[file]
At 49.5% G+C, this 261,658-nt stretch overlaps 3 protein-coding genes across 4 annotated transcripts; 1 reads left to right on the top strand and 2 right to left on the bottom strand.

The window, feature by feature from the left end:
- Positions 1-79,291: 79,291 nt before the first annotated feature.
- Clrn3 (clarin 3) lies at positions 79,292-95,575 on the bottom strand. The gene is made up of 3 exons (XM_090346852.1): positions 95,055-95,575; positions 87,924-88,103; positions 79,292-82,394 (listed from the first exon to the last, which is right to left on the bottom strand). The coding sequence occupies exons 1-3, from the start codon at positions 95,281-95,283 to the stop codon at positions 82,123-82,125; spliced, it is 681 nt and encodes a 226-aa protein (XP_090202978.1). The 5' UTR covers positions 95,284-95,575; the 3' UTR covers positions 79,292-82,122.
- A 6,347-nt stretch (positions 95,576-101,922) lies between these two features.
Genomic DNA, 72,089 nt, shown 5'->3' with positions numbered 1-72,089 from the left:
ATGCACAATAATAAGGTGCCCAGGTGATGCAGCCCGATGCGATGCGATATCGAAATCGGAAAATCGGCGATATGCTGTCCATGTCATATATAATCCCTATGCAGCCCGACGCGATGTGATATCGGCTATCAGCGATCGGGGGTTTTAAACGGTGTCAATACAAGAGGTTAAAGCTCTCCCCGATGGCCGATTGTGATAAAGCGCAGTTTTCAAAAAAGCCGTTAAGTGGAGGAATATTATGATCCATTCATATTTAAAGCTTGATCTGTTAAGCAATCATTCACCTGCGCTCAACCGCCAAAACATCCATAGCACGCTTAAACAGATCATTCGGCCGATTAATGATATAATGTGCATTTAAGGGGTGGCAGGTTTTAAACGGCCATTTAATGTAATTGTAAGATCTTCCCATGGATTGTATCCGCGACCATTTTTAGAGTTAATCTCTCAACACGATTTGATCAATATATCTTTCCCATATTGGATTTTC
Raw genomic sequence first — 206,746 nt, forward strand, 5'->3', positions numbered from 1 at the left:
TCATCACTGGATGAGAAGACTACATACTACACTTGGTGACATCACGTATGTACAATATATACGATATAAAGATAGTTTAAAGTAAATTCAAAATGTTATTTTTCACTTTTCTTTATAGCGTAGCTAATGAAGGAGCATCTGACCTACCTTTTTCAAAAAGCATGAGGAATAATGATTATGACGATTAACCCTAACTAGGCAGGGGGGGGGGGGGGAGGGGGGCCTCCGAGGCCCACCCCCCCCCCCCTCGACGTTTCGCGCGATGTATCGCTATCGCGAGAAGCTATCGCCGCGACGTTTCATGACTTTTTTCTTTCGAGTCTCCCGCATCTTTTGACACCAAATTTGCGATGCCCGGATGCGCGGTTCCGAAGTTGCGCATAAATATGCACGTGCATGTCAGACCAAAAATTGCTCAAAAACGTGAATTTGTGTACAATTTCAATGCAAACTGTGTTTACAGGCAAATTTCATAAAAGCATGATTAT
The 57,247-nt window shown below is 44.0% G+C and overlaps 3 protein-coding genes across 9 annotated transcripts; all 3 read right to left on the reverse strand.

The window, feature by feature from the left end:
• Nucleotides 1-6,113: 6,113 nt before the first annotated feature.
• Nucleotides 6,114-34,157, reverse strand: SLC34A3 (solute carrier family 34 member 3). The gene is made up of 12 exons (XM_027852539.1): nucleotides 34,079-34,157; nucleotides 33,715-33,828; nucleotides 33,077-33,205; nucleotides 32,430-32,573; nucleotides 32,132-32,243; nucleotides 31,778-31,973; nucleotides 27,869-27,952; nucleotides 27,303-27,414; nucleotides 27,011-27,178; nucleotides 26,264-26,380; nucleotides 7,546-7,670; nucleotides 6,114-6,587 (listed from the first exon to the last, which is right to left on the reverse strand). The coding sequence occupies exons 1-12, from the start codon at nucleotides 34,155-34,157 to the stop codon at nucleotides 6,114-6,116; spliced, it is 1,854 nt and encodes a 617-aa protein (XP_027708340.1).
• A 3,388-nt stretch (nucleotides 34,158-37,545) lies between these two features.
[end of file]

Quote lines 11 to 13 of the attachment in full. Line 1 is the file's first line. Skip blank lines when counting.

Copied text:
The window, feature by feature from the left end:
• Nucleotides 1-6,113: 6,113 nt before the first annotated feature.
• Nucleotides 6,114-34,157, reverse strand: SLC34A3 (solute carrier family 34 member 3). The gene is made up of 12 exons (XM_027852539.1): nucleotides 34,079-34,157; nucleotides 33,715-33,828; nucleotides 33,077-33,205; nucleotides 32,430-32,573; nucleotides 32,132-32,243; nucleotides 31,778-31,973; nucleotides 27,869-27,952; nucleotides 27,303-27,414; nucleotides 27,011-27,178; nucleotides 26,264-26,380; nucleotides 7,546-7,670; nucleotides 6,114-6,587 (listed from the first exon to the last, which is right to left on the reverse strand). The coding sequence occupies exons 1-12, from the start codon at nucleotides 34,155-34,157 to the stop codon at nucleotides 6,114-6,116; spliced, it is 1,854 nt and encodes a 617-aa protein (XP_027708340.1).